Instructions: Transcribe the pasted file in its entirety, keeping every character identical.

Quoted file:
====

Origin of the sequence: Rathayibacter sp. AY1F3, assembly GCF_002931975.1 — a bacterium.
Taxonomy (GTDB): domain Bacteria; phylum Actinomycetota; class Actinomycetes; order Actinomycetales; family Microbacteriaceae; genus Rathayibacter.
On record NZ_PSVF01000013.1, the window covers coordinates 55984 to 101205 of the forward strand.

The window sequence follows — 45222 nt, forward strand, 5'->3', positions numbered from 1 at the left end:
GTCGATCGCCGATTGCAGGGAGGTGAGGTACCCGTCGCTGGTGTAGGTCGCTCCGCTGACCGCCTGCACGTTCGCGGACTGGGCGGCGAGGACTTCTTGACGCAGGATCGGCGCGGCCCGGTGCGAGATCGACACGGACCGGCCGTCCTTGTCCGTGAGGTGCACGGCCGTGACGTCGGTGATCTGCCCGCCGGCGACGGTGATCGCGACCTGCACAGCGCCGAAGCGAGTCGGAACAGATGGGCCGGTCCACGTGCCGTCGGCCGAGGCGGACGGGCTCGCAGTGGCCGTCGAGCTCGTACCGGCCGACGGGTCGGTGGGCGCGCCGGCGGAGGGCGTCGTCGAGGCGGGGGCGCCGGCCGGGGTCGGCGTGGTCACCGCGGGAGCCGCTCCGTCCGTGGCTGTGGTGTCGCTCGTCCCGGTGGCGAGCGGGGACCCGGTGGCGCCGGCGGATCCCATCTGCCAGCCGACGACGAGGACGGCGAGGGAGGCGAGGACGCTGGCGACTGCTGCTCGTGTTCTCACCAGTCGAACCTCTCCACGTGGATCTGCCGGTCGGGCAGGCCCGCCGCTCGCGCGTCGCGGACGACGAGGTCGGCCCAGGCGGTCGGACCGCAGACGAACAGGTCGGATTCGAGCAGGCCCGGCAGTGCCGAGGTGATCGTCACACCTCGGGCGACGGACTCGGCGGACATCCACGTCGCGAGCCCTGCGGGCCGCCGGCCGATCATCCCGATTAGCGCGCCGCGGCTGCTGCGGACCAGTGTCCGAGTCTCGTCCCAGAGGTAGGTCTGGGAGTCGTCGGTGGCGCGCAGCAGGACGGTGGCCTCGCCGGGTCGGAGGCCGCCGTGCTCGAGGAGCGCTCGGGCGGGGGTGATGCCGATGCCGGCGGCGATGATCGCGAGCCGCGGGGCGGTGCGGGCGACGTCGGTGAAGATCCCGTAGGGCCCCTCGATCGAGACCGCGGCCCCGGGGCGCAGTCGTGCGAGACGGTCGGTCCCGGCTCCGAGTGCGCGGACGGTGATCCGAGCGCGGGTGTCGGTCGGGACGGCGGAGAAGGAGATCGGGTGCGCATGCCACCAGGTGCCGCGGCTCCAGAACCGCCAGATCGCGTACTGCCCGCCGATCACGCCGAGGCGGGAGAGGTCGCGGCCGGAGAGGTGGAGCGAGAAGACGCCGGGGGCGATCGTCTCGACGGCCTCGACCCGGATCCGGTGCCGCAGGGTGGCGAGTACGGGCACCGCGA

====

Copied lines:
Origin of the sequence: Rathayibacter sp. AY1F3, assembly GCF_002931975.1 — a bacterium.
Taxonomy (GTDB): domain Bacteria; phylum Actinomycetota; class Actinomycetes; order Actinomycetales; family Microbacteriaceae; genus Rathayibacter.
On record NZ_PSVF01000013.1, the window covers coordinates 55984 to 101205 of the forward strand.

The window sequence follows — 45222 nt, forward strand, 5'->3', positions numbered from 1 at the left end:
GTCGATCGCCGATTGCAGGGAGGTGAGGTACCCGTCGCTGGTGTAGGTCGCTCCGCTGACCGCCTGCACGTTCGCGGACTGGGCGGCGAGGACTTCTTGACGCAGGATCGGCGCGGCCCGGTGCGAGATCGACACGGACCGGCCGTCCTTGTCCGTGAGGTGCACGGCCGTGACGTCGGTGATCTGCCCGCCGGCGACGGTGATCGCGACCTGCACAGCGCCGAAGCGAGTCGGAACAGATGGGCCGGTCCACGTGCCGTCGGCCGAGGCGGACGGGCTCGCAGTGGCCGTCGAGCTCGTACCGGCCGACGGGTCGGTGGGCGCGCCGGCGGAGGGCGTCGTCGAGGCGGGGGCGCCGGCCGGGGTCGGCGTGGTCACCGCGGGAGCCGCTCCGTCCGTGGCTGTGGTGTCGCTCGTCCCGGTGGCGAGCGGGGACCCGGTGGCGCCGGCGGATCCCATCTGCCAGCCGACGACGAGGACGGCGAGGGAGGCGAGGACGCTGGCGACTGCTGCTCGTGTTCTCACCAGTCGAACCTCTCCACGTGGATCTGCCGGTCGGGCAGGCCCGCCGCTCGCGCGTCGCGGACGACGAGGTCGGCCCAGGCGGTCGGACCGCAGACGAACAGGTCGGATTCGAGCAGGCCCGGCAGTGCCGAGGTGATCGTCACACCTCGGGCGACGGACTCGGCGGACATCCACGTCGCGAGCCCTGCGGGCCGCCGGCCGATCATCCCGATTAGCGCGCCGCGGCTGCTGCGGACCAGTGTCCGAGTCTCGTCCCAGAGGTAGGTCTGGGAGTCGTCGGTGGCGCGCAGCAGGACGGTGGCCTCGCCGGGTCGGAGGCCGCCGTGCTCGAGGAGCGCTCGGGCGGGGGTGATGCCGATGCCGGCGGCGATGATCGCGAGCCGCGGGGCGGTGCGGGCGACGTCGGTGAAGATCCCGTAGGGCCCCTCGATCGAGACCGCGGCCCCGGGGCGCAGTCGTGCGAGACGGTCGGTCCCGGCTCCGAGTGCGCGGACGGTGATCCGAGCGCGGGTGTCGGTCGGGACGGCGGAGAAGGAGATCGGGTGCGCATGCCACCAGGTGCCGCGGCTCCAGAACCGCCAGATCGCGTACTGCCCGCCGATCACGCCGAGGCGGGAGAGGTCGCGGCCGGAGAGGTGGAGCGAGAAGACGCCGGGGGCGATCGTCTCGACGGCCTCGACCCGGATCCGGTGCCGCAGGGTGGCGAGTACGGGCACCGCGA